Linda Longton, Editor
Oil prices hit seven-month highs in March over concerns of a potential military conflict with Iran after the oil-rich nation took 15 British sailors hostage. The situation underscored our country’s dependency on foreign oil and our vulnerability to the whims of the leaders of oil-exporting nations.
The average citizen can’t do much about international energy politics. But by using biodiesel, some truckers are reducing our dependency on foreign oil. Produced from domestic, renewable resources, such as soybeans, biodiesel contains no petroleum and is as much as 75 percent cleaner than fossil-derived fuels.
Despite its apparent benefits, biodiesel has its detractors. One criticism is that the fossil fuel needed to produce it is equal to that saved from its use. But proponents say that as technology gets better, less fossil fuel will be needed to refine it. Biodiesel also is more expensive than traditional diesel, but as diesel prices continue to rise, biodiesel becomes more cost-competitive.
And there are concerns about quality. Minnesota, which mandates that all diesel fuel sold in the state contain at least 2 percent biodiesel, had to suspend its mandate for a few months last year after truckers reported clogged fuel filters caused by off-spec biodiesel. The American Trucking Associations has called for a national biodiesel standard, but until that happens, if you’re interested in using biodiesel, make sure you buy only BQ9000 fuel certified by the National Biodiesel Board. If your engine’s still under warranty, check with your dealer for approved blends.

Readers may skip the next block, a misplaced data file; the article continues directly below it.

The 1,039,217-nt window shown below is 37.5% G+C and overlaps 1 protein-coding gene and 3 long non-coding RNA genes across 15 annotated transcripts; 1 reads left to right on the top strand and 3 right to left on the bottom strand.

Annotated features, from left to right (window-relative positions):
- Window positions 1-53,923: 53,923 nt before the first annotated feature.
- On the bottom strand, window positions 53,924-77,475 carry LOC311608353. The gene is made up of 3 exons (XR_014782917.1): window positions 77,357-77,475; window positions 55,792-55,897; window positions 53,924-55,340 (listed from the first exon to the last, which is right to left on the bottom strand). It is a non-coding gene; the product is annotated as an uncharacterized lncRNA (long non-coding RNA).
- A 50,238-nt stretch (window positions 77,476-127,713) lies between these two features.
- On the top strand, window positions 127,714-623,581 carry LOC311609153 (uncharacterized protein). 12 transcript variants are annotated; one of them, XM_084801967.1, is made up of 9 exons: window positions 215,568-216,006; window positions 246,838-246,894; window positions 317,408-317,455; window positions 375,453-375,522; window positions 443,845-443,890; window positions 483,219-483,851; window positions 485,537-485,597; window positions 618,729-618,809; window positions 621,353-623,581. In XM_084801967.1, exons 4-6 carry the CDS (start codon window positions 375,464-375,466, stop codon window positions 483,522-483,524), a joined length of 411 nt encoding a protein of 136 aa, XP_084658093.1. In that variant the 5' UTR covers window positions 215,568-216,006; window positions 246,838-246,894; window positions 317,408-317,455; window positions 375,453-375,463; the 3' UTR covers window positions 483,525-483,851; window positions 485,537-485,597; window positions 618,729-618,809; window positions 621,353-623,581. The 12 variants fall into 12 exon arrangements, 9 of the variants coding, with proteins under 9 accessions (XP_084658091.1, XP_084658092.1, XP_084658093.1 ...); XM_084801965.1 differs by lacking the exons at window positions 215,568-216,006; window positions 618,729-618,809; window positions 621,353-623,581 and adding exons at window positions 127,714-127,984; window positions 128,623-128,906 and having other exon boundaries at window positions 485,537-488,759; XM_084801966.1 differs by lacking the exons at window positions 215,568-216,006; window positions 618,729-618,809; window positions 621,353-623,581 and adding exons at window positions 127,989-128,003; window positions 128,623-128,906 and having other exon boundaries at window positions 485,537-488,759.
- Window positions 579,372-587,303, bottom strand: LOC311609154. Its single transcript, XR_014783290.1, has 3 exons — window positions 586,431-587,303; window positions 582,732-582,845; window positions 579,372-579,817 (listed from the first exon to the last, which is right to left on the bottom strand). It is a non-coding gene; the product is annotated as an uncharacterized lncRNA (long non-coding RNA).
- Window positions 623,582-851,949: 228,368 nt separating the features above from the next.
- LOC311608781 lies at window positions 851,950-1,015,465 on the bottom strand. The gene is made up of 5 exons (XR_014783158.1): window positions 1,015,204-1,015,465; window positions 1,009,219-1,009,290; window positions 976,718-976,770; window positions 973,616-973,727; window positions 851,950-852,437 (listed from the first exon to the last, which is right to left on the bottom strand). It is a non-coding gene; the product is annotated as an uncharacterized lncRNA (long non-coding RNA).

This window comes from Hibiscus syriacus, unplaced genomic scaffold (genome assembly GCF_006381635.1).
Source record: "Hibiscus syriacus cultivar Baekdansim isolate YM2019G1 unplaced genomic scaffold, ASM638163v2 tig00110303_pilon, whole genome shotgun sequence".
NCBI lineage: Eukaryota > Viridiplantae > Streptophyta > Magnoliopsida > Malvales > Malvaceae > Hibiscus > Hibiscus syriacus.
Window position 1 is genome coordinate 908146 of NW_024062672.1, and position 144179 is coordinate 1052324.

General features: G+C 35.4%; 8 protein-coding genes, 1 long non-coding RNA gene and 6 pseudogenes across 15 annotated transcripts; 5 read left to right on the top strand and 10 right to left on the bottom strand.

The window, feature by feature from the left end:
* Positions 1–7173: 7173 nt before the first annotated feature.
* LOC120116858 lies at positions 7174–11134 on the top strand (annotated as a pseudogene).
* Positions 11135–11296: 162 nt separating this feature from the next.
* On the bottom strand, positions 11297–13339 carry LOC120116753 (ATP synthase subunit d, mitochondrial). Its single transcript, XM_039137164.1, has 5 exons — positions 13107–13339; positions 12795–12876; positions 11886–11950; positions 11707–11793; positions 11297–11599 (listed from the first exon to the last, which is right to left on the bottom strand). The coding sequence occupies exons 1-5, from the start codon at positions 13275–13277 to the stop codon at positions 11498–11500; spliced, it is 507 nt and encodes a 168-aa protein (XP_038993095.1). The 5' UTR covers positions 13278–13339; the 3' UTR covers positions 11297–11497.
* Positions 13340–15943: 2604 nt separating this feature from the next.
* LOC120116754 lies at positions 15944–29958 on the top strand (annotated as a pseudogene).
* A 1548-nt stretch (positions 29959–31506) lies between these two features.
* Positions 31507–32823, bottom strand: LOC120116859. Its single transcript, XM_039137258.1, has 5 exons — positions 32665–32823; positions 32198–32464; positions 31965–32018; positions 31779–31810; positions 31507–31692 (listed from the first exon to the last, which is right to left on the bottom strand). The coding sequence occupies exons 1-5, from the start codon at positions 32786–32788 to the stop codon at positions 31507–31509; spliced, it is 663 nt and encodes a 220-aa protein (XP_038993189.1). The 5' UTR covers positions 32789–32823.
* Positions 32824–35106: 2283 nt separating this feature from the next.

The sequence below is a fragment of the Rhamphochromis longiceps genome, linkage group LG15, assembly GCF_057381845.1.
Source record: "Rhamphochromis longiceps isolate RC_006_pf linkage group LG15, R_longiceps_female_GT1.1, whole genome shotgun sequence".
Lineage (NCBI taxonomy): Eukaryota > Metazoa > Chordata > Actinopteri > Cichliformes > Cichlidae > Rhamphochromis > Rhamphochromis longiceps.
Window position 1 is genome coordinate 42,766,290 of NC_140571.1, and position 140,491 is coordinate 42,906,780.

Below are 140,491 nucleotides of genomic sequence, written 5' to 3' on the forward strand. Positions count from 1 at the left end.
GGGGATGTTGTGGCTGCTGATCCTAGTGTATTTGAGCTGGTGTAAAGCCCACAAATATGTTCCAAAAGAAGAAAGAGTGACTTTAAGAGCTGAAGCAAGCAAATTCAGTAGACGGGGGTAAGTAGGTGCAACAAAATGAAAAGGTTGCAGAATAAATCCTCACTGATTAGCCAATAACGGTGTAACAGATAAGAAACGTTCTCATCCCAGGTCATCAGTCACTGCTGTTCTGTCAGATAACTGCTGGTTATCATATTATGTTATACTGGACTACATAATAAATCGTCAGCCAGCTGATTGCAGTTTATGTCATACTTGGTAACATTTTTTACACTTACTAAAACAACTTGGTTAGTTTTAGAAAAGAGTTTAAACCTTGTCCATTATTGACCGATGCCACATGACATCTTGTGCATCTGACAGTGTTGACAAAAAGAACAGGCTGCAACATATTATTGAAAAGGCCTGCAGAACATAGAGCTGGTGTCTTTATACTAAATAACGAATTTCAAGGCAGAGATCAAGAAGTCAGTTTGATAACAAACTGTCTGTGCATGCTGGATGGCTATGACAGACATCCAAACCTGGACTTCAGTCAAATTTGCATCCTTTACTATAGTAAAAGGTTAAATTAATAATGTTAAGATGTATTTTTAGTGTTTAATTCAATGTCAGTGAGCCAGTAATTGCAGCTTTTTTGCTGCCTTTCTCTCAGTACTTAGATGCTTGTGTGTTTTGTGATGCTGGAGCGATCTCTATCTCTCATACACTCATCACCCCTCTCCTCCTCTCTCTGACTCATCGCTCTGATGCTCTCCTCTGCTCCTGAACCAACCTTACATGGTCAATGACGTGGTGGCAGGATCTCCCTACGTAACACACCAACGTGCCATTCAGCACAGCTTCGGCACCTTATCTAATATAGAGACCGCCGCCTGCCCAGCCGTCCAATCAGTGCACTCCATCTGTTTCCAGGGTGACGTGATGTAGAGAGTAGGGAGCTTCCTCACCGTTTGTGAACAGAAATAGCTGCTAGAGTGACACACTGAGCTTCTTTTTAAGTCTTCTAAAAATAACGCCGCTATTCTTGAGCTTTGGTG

By the end of 2007, U.S. biodiesel demand will have tripled to more than 200 million gallons a year, according to the National Biodiesel Board. Its goal is to penetrate 5 percent of the diesel market by 2015. That would mean that all diesel now made from Iraqi oil, and a fourth of all diesel now made from Persian Gulf oil, could be replaced with home-grown biodiesel.
A group of Missouri senators wants to help achieve that goal. They introduced a bill in April that would mandate 5 percent biodiesel beginning in April 2009, if its price is not more expensive than traditional diesel. Minnesota and Washington already mandate biodiesel. Other states offer various incentives to encourage its use.
But you don’t need to wait for a mandate. If you’re concerned about our dependence on foreign oil, consider taking a stand by fueling with biodiesel. You can find it 24/7 by calling (866) 246-3437, or by visiting this site. It’s your chance to make a difference in our nation’s energy policy.